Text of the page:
jewin' the fat

July 2, 2009, 2:44 PM
Filed under: Jewish Community | Tags: , ,

On Sunday I received a phone call from a business administrator of a JC institution. Quite befuddling, really, for a number of reasons. Not only do I no longer live at my parent’s house (Where the call was answered), but I also have not had any formal contact with the institution since I left five or more years ago. Did I mention I have never met the BA (let’s call her that for expediency’s sake), and that she told me she got my (parent’s) number from my younger sibling’s friends DAD?!

Welcome to the JC – where your every movement seems captured for eternity on some insidious CCTV – but you can’t seem for the life of you to find the camera. It is within this strange gossip-fuelled community that I grew up in.

I am sure, nevertheless that every small community is the same, but up until recently I found the Big Brother-style community commentary to be a quaint, innocent ‘Yiddishe Mama’ habit, which I was sure would cease once I grew old enough to leave the fold. Not So. What I didn’t realise, like the proverbial frog, is that as balmy as the temperature was to start with, I didn’t realise the water is boiling up around me until I was, for lack of a better word, cooked.

So imagine my surprise, when during an unannounced trip home I was solicited to copy, bind, courier  fetch, carry, roll over and play dead – all in the interests of  ‘do us a favour’, ‘you don’t mind, do you?’, and ‘if it’s not too much trouble’. If ‘Utegate’ was any indication,  Malcolm, Kevin and the gang now truly know how I feel.

Like I said, I have no problem helping out a friend, a colleague, or even an acquaintance (as evidenced by my propensity to ferry frozen meat, pita, security guards and various Sydney consumer products the three and a half hours over for those unable to do so). I DO however, take issue with being taken advantage of, bullied with the power of “Jewish guilt” and the advice my Dad gave me all those years ago (“Always be a lady … You only get one reputation, don’t lose it”).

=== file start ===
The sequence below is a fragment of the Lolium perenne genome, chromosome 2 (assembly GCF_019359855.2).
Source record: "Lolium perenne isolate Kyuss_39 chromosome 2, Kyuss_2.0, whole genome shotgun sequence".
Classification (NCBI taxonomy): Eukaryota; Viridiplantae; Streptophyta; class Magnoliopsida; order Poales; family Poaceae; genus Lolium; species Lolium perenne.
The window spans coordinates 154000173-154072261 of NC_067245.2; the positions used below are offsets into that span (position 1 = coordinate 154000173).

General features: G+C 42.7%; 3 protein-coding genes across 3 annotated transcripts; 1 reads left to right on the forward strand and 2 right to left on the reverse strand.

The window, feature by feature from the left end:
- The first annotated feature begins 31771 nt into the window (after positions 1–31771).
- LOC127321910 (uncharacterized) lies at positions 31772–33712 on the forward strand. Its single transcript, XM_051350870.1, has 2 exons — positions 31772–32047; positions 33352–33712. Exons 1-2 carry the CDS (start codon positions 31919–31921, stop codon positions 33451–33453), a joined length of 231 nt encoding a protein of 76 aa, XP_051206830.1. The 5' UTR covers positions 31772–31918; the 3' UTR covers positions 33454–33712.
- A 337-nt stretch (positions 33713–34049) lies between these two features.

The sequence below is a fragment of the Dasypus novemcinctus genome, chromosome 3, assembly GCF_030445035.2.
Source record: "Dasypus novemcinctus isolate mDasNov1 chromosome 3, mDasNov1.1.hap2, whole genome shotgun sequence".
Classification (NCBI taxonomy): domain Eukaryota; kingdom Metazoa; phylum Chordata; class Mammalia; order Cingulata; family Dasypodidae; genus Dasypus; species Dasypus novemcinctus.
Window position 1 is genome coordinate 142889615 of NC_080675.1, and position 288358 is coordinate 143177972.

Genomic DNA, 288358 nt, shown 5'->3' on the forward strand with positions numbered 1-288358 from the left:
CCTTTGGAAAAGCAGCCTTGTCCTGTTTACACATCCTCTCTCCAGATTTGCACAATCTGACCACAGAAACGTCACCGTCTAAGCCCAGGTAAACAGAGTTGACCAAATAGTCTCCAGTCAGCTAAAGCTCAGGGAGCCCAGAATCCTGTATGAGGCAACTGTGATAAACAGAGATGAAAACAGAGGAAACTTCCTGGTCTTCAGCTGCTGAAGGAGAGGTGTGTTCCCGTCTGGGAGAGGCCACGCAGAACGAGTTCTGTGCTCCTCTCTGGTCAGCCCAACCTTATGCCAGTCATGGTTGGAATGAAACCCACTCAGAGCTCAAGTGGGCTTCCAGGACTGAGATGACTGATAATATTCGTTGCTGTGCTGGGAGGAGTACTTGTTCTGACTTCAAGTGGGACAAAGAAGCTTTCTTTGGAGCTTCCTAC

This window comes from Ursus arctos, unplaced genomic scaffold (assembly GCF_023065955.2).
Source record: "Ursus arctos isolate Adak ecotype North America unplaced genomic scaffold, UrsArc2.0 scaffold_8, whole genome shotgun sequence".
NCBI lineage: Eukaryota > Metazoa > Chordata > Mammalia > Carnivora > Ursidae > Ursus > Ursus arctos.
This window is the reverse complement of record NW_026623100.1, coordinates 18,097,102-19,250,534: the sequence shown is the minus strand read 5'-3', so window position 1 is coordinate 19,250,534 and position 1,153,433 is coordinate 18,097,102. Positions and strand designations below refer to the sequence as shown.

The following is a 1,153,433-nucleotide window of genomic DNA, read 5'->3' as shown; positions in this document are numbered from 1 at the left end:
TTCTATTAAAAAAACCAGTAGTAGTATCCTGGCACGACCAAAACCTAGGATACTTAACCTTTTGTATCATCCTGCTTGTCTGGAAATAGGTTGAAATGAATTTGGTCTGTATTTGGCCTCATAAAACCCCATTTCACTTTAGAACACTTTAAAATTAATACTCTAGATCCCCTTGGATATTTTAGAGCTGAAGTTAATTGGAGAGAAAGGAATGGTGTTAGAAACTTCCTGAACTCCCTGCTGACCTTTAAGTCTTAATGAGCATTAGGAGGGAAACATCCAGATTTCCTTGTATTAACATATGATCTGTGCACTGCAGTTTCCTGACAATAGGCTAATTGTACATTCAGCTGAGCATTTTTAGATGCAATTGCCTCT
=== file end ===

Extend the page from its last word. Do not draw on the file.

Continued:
But now, the ramifications are clear – an innate inability to say ‘no’ aside, I am starting to wonder when this strange merry-go-round stops. I assumed when I was a teenager that completing high school would mean the end of check ups and check outs. When I finally did finish high school, I decided escaping to Israel would do the trick. But alack, I came back to 3 years of university at a campus with less than 50 Jewish students – and still. The JC was like a bad rash I couldn’t seem to get rid of. Finishing university was a milestone I really assumed would mean the end of childhood, time to strike our on my own, unhindered, unburdened by my JC. After Spending a year in Israel, I came home, expecting big changes. Bah Bong. Wrong again. If anything, it intensified interest, turning the heat up a notch.

“So, where are you going to work?”

“Found anyone special?”

“You should really consider going back to study”

“My daughter has an internship in Washington”

“Hmmm times are tough … Unemployed …?”

“No no, of course she wouldn’t mind babysitting … you see, she’s not really seeing anyone at the moment …”

 Maybe I’m just better suited to the cold. Winter in Jerusalem, Winter in Australia – it’s frosty, disinterested, alien landscape. The Icy intolerance perfect for skating over those irritating personal questions. Yep, I think I have found a place to hibernate – at least until Spring …


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